A great post from Kevin Belmonte at Breakpoint:
The poet George Herbert once described the Bible as a “book of stars” that “lights to eternal bliss.” It was a beautiful metaphor, one that grew richer and deeper when Herbert spoke of what it was to look on “all the constellations of the story.”
Herbert’s contemporary William Shakespeare had gazed upon those constellations too. They were never far from his mind. Indeed, according to Naseeb Shaheen in “Biblical References in Shakespeare’s Plays,” there are over 1,000 biblical allusions and references in his plays.
We think about so many things when it comes to Shakespeare’s plays, but this striking fact is probably far from the top of the list. It shouldn’t be. A reading of passages where Shakespeare drew upon Scripture reveals the great debt his plays owed to Holy Writ. Virtually all 38 of his surviving plays would have been diminished had he not drawn upon the Bible.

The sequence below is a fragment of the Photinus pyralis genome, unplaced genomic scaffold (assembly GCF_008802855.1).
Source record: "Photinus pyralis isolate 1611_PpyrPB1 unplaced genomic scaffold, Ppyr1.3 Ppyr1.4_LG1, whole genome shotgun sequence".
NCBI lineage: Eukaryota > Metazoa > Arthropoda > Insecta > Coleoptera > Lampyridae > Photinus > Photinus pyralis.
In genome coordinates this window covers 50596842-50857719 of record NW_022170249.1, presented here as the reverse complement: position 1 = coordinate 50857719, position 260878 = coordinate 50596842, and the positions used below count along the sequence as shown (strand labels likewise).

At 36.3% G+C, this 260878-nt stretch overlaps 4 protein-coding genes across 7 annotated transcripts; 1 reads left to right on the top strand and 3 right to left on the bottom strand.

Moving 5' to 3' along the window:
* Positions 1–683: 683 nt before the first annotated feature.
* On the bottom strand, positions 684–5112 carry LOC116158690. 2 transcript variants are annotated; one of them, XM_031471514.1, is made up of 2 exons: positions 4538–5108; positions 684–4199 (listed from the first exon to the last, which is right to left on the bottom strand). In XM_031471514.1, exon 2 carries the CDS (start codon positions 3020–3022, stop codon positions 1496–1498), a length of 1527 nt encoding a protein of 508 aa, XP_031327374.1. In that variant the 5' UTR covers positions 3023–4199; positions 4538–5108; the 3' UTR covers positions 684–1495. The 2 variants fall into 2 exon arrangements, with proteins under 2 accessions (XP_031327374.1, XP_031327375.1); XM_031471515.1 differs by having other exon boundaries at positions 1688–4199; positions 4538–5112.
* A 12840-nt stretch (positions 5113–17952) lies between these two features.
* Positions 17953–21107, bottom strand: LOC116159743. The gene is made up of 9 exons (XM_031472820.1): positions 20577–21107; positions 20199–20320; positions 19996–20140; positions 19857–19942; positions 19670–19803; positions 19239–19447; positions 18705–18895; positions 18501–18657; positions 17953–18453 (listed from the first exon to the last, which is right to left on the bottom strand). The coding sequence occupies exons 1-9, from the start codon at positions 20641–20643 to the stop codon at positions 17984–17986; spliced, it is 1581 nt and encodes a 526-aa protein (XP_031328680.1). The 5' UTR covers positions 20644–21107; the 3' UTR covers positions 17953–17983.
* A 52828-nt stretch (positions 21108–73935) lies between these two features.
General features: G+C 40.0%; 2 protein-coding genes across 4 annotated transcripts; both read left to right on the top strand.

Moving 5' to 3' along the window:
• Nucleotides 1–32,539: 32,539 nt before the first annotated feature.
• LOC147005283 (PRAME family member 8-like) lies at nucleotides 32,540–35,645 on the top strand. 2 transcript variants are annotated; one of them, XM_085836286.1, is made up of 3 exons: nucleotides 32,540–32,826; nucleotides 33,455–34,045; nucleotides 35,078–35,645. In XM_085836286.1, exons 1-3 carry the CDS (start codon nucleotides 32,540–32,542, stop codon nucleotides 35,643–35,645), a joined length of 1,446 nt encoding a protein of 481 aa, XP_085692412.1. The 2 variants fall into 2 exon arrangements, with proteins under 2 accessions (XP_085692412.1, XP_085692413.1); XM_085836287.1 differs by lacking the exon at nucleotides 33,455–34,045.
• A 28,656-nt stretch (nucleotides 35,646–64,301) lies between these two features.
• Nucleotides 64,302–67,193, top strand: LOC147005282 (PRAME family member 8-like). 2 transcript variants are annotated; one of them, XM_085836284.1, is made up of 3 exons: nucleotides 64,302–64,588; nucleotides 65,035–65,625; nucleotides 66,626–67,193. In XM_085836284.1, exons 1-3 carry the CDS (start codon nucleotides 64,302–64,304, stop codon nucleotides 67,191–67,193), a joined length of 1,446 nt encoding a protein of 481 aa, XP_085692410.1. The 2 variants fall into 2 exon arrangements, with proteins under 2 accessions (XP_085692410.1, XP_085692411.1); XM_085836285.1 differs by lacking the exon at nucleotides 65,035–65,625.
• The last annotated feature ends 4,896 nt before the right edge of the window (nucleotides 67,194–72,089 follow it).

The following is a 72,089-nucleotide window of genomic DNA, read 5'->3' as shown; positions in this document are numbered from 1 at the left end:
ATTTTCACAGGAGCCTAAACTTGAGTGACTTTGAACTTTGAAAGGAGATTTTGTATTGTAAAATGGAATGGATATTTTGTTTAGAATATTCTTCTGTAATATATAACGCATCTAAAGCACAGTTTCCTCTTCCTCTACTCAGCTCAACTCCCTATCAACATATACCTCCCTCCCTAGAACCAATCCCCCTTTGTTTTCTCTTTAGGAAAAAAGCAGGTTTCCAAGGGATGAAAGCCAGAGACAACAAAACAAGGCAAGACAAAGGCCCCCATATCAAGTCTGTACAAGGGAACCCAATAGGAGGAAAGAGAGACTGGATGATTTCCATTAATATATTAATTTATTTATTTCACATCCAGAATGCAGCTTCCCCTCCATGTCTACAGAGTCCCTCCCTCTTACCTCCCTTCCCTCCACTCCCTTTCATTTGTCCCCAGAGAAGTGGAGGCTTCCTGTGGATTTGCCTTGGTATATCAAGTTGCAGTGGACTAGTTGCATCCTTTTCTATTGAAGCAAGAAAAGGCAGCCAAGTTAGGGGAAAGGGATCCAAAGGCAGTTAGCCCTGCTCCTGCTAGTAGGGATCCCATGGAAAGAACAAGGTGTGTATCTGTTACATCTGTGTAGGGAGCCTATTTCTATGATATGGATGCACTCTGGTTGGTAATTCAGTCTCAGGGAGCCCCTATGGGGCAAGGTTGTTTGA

Biographer Peter Ackroyd tells us that Shakespeare “knew the popular Geneva Bible” and had “a marked preference for [its] vigorous expressions.” The Geneva Bible was “the household Bible, familiar to the folk of Stratford.” That Shakespeare knew it well is beyond dispute. Ackroyd tells us that the Bard “refers to forty-two of its books.”